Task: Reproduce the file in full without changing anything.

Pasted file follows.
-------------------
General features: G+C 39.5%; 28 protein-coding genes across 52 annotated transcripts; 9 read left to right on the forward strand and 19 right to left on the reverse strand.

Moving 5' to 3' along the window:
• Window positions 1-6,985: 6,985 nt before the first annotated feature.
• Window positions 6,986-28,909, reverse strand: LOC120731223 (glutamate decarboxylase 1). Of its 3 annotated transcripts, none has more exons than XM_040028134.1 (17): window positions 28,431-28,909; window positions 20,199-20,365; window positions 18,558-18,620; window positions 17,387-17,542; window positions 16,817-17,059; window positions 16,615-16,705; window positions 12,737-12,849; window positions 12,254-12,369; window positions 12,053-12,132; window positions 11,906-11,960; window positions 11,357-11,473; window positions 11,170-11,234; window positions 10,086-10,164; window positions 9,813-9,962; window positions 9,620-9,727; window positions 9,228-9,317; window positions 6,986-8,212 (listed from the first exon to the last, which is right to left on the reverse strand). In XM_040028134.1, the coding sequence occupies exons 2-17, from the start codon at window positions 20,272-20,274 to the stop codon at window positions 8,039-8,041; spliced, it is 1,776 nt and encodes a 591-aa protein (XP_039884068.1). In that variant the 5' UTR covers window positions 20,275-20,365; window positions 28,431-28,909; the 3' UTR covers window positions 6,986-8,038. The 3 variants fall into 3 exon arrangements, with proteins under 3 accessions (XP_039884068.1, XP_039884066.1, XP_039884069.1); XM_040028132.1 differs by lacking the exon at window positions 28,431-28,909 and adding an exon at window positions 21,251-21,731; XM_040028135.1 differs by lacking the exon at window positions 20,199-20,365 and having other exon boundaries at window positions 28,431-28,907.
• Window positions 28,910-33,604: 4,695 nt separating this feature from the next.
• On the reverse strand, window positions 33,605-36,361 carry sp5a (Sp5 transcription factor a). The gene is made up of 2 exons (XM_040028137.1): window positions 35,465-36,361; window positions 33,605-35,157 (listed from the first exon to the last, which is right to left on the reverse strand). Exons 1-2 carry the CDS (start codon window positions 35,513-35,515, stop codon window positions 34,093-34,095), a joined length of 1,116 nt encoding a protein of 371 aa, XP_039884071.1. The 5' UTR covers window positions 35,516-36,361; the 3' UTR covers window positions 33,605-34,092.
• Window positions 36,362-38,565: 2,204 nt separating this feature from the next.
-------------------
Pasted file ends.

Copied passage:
General features: G+C 39.5%; 28 protein-coding genes across 52 annotated transcripts; 9 read left to right on the forward strand and 19 right to left on the reverse strand.

Moving 5' to 3' along the window:
• Window positions 1-6,985: 6,985 nt before the first annotated feature.
• Window positions 6,986-28,909, reverse strand: LOC120731223 (glutamate decarboxylase 1). Of its 3 annotated transcripts, none has more exons than XM_040028134.1 (17): window positions 28,431-28,909; window positions 20,199-20,365; window positions 18,558-18,620; window positions 17,387-17,542; window positions 16,817-17,059; window positions 16,615-16,705; window positions 12,737-12,849; window positions 12,254-12,369; window positions 12,053-12,132; window positions 11,906-11,960; window positions 11,357-11,473; window positions 11,170-11,234; window positions 10,086-10,164; window positions 9,813-9,962; window positions 9,620-9,727; window positions 9,228-9,317; window positions 6,986-8,212 (listed from the first exon to the last, which is right to left on the reverse strand). In XM_040028134.1, the coding sequence occupies exons 2-17, from the start codon at window positions 20,272-20,274 to the stop codon at window positions 8,039-8,041; spliced, it is 1,776 nt and encodes a 591-aa protein (XP_039884068.1). In that variant the 5' UTR covers window positions 20,275-20,365; window positions 28,431-28,909; the 3' UTR covers window positions 6,986-8,038. The 3 variants fall into 3 exon arrangements, with proteins under 3 accessions (XP_039884068.1, XP_039884066.1, XP_039884069.1); XM_040028132.1 differs by lacking the exon at window positions 28,431-28,909 and adding an exon at window positions 21,251-21,731; XM_040028135.1 differs by lacking the exon at window positions 20,199-20,365 and having other exon boundaries at window positions 28,431-28,907.
• Window positions 28,910-33,604: 4,695 nt separating this feature from the next.
• On the reverse strand, window positions 33,605-36,361 carry sp5a (Sp5 transcription factor a). The gene is made up of 2 exons (XM_040028137.1): window positions 35,465-36,361; window positions 33,605-35,157 (listed from the first exon to the last, which is right to left on the reverse strand). Exons 1-2 carry the CDS (start codon window positions 35,513-35,515, stop codon window positions 34,093-34,095), a joined length of 1,116 nt encoding a protein of 371 aa, XP_039884071.1. The 5' UTR covers window positions 35,516-36,361; the 3' UTR covers window positions 33,605-34,092.
• Window positions 36,362-38,565: 2,204 nt separating this feature from the next.